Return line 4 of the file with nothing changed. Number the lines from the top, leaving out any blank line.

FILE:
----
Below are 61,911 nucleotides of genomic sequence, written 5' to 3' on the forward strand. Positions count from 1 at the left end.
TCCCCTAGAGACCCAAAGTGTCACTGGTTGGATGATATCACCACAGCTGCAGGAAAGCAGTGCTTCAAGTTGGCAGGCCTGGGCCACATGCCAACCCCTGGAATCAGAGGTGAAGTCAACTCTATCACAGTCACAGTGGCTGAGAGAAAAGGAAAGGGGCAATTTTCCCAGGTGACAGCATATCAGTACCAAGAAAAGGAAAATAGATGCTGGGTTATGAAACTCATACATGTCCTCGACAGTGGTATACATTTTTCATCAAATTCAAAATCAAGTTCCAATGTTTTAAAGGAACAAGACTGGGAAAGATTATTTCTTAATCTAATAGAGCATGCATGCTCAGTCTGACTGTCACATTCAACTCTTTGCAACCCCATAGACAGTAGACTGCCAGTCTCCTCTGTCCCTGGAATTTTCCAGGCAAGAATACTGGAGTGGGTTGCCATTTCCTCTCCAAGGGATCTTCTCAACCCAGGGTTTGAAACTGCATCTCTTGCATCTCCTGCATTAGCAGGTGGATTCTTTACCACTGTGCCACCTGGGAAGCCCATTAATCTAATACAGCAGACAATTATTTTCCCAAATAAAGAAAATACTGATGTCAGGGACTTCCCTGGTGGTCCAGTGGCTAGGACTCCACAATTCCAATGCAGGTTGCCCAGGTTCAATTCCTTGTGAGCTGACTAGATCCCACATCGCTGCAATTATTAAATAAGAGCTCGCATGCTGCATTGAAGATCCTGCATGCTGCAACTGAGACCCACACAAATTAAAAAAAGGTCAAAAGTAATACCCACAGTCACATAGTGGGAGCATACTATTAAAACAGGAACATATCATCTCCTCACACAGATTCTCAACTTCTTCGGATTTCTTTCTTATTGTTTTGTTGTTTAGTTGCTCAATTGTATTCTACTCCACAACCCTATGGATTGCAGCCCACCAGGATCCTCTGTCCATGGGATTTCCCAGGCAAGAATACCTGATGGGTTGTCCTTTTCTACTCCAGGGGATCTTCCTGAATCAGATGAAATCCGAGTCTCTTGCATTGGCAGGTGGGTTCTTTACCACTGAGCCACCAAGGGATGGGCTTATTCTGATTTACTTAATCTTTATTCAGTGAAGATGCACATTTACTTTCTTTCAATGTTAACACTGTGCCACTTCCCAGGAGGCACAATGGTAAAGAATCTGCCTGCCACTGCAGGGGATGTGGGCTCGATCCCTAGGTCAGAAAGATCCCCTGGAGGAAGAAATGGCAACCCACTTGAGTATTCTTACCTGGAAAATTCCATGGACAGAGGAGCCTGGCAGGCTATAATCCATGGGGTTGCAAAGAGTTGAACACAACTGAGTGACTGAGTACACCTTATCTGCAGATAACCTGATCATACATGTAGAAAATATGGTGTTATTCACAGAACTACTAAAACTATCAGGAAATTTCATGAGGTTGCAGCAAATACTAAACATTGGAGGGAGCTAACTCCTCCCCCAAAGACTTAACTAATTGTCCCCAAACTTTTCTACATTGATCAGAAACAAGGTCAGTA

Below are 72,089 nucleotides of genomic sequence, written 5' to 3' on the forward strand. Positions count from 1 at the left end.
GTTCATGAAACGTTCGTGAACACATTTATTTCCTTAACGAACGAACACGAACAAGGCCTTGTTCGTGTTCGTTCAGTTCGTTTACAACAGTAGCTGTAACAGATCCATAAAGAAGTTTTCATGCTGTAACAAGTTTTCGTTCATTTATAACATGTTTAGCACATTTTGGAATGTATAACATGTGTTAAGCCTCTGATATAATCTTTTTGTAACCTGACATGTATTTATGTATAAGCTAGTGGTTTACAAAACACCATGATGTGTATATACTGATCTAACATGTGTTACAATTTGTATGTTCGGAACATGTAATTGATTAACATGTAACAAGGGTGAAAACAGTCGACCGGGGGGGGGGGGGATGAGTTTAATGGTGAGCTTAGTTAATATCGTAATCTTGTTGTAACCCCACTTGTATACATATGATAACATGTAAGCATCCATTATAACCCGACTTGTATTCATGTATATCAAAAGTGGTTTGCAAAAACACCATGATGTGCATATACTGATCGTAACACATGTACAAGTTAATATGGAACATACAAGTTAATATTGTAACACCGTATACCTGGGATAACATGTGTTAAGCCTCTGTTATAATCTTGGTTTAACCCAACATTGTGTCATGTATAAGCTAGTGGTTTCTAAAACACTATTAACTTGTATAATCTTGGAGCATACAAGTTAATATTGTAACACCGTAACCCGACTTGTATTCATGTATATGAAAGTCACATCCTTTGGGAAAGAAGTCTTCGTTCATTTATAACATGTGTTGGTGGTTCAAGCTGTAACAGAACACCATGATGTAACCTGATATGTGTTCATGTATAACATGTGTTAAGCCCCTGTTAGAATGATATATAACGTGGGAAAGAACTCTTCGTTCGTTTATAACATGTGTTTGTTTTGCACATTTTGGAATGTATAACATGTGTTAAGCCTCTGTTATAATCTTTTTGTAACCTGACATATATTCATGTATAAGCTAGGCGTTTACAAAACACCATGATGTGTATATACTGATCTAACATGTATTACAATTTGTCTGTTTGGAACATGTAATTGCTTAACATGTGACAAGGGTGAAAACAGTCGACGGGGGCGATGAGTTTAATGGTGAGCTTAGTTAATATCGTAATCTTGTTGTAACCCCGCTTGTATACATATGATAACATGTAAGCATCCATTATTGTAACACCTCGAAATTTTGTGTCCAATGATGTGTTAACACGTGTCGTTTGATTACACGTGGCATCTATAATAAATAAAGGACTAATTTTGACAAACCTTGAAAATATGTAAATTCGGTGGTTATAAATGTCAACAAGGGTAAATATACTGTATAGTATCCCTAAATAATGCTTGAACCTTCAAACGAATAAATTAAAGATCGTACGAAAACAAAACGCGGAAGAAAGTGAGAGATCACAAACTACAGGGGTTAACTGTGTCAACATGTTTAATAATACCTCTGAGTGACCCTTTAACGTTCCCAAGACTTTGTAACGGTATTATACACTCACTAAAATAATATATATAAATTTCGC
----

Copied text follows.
GTTCATGAAACGTTCGTGAACACATTTATTTCCTTAACGAACGAACACGAACAAGGCCTTGTTCGTGTTCGTTCAGTTCGTTTACAACAGTAGCTGTAACAGATCCATAAAGAAGTTTTCATGCTGTAACAAGTTTTCGTTCATTTATAACATGTTTAGCACATTTTGGAATGTATAACATGTGTTAAGCCTCTGATATAATCTTTTTGTAACCTGACATGTATTTATGTATAAGCTAGTGGTTTACAAAACACCATGATGTGTATATACTGATCTAACATGTGTTACAATTTGTATGTTCGGAACATGTAATTGATTAACATGTAACAAGGGTGAAAACAGTCGACCGGGGGGGGGGGGGATGAGTTTAATGGTGAGCTTAGTTAATATCGTAATCTTGTTGTAACCCCACTTGTATACATATGATAACATGTAAGCATCCATTATAACCCGACTTGTATTCATGTATATCAAAAGTGGTTTGCAAAAACACCATGATGTGCATATACTGATCGTAACACATGTACAAGTTAATATGGAACATACAAGTTAATATTGTAACACCGTATACCTGGGATAACATGTGTTAAGCCTCTGTTATAATCTTGGTTTAACCCAACATTGTGTCATGTATAAGCTAGTGGTTTCTAAAACACTATTAACTTGTATAATCTTGGAGCATACAAGTTAATATTGTAACACCGTAACCCGACTTGTATTCATGTATATGAAAGTCACATCCTTTGGGAAAGAAGTCTTCGTTCATTTATAACATGTGTTGGTGGTTCAAGCTGTAACAGAACACCATGATGTAACCTGATATGTGTTCATGTATAACATGTGTTAAGCCCCTGTTAGAATGATATATAACGTGGGAAAGAACTCTTCGTTCGTTTATAACATGTGTTTGTTTTGCACATTTTGGAATGTATAACATGTGTTAAGCCTCTGTTATAATCTTTTTGTAACCTGACATATATTCATGTATAAGCTAGGCGTTTACAAAACACCATGATGTGTATATACTGATCTAACATGTATTACAATTTGTCTGTTTGGAACATGTAATTGCTTAACATGTGACAAGGGTGAAAACAGTCGACGGGGGCGATGAGTTTAATGGTGAGCTTAGTTAATATCGTAATCTTGTTGTAACCCCGCTTGTATACATATGATAACATGTAAGCATCCATTATTGTAACACCTCGAAATTTTGTGTCCAATGATGTGTTAACACGTGTCGTTTGATTACACGTGGCATCTATAATAAATAAAGGACTAATTTTGACAAACCTTGAAAATATGTAAATTCGGTGGTTATAAATGTCAACAAGGGTAAATATACTGTATAGTATCCCTAAATAATGCTTGAACCTTCAAACGAATAAATTAAAGATCGTACGAAAACAAAACGCGGAAGAAAGTGAGAGATCACAAACTACAGGGGTTAACTGTGTCAACATGTTTAATAATACCTCTGAGTGACCCTTTAACGTTCCCAAGACTTTGTAACGGTATTATACACTCACTAAAATAATATATATAAATTTCGC